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What’s the Best Substitute for Soy Sauce? Here Are 5 Delicious Options

Soy sauce is a condiment that is hard to beat for the flavour it adds to a variety of dishes. What can you use if you can't eat soy or are looking for a lower-sodium substitute? The good news is that there are numerous soy sauce substitutes that work quite well. Let us read about it.

Laavanya Arya
Soy Sauce Substitutes
Soy Sauce Substitutes

Many kitchens and restaurants use soy sauce as a flavouring agent. It is commonly used in Asian cuisine, but it can also be found in recipes for homemade sauces, comfort foods, and soups.

What is soy sauce?

Shoyu, a salty brown liquid of Chinese origin, is made from a fermented paste of soybeans, roasted grains, brine, and a mould called kji. It takes months to make traditional soy sauce. Soybeans are soaked and cooked first, and wheat is roasted and crushed afterwards. The mixture is then inoculated with kji, mixed with brine, and allowed to brew.

The liquid is separated from the solids, pasteurized, and bottled before arriving at your table. Soy sauce can taste different from bottle to bottle depending on the country and region of origin, and there are endless varieties and flavours. (Common ones include light, dark, sweet, and thick)

Why Avoid Soya sauce

One reason you might want to avoid soy sauce is its main ingredient, soy. Soy is a common allergen, particularly among children, with 0.4 percent of them allergic to it. Some children outgrow their soy allergies, while others do not. There are other reasons why you should avoid soy sauce. It contains gluten, which is problematic for people who have celiac disease or for people who are gluten intolerant. It is also frequently high in sodium.

Whatever be the reason, there are several substitute recipes and alternatives for soy sauce.

Best Soy Sauce Substitutes

Tamari: If you don't have a soy allergy or if you want to reduce your sodium intake, tamari tastes the most like soy sauce.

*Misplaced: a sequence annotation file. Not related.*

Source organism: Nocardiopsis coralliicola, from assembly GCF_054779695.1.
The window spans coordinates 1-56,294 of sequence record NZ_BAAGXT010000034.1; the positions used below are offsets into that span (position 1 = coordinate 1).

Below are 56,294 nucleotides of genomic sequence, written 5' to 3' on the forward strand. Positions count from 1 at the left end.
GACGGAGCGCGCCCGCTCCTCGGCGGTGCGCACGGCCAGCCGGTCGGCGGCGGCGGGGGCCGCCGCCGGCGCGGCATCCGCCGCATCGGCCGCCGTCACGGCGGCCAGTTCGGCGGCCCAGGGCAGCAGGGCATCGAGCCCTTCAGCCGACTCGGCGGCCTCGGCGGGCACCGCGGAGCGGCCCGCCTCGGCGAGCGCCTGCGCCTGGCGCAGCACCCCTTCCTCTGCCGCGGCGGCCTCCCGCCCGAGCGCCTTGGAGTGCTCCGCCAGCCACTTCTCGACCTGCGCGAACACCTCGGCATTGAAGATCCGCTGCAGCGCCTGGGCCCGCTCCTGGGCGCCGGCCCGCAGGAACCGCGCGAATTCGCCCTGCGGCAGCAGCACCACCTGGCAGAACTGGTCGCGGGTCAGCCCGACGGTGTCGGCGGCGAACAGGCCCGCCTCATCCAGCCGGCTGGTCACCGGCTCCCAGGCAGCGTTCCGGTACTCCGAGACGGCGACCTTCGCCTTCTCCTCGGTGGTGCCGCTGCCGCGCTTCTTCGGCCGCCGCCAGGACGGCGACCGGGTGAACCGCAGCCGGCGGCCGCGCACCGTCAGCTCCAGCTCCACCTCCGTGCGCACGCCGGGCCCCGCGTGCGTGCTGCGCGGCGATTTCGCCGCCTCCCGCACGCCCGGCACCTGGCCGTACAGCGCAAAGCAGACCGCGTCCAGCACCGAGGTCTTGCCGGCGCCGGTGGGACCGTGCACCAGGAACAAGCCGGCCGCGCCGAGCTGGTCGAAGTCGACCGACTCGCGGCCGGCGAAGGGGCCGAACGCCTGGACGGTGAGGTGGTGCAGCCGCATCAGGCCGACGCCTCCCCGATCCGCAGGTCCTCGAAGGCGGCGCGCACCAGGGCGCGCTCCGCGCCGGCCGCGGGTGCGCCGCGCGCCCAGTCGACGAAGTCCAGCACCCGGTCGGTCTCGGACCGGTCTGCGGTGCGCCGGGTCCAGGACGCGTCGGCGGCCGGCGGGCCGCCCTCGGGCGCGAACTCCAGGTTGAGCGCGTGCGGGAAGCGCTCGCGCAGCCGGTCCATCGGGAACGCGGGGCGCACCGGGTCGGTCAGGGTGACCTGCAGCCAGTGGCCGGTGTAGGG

It's gluten-free because it's made from soybeans and brewed in a similar manner, but it doesn't contain wheat. (However, some brands contain trace amounts of wheat, so if you're gluten-free, check the label.) Because it is similarly saline in nature. This sauce can be used in place of soy in a 1:1 ratio. San-J is a popular brand.

Worcestershire sauce: This British condiment is also fermented and typically contains a blend of malt vinegar, anchovies, spices, sugar, salt, garlic, onions, tamarind extract, and molasses. It has the same umami flavour as soy sauce but is much lower in sodium and contains no soy or gluten. (However, if you are allergic to shellfish or seafood, you should avoid it.) Lee & Perrins Worcestershire is a favourite of ours.

Coconut aminos: Coconut aminos, a sauce made from fermented coconut sap, has an umami flavour profile similar to soy sauce. It's sweeter, but it's also lower in sodium (about 90 milligrams per teaspoon versus 290 milligrams in soy sauce) and gluten-free. Coconut Secret brands can be found in health food stores, well-stocked grocery stores, and online.

Liquid aminos: Liquid aminos (such as Bragg) are liquid protein concentrates made from fermented soybeans. It's gluten-free, like coconut aminos, but it contains soy and has a similar sodium content. It tastes similar to soy sauce, but milder and sweeter.

Maggi seasoning: Maggi sauce is a Swiss condiment made from fermented wheat proteins, giving it a savoury umami flavour. (It's almost like Vegemite in liquid form.) Because it's so concentrated, you'll want to add it to your dish in small amounts.

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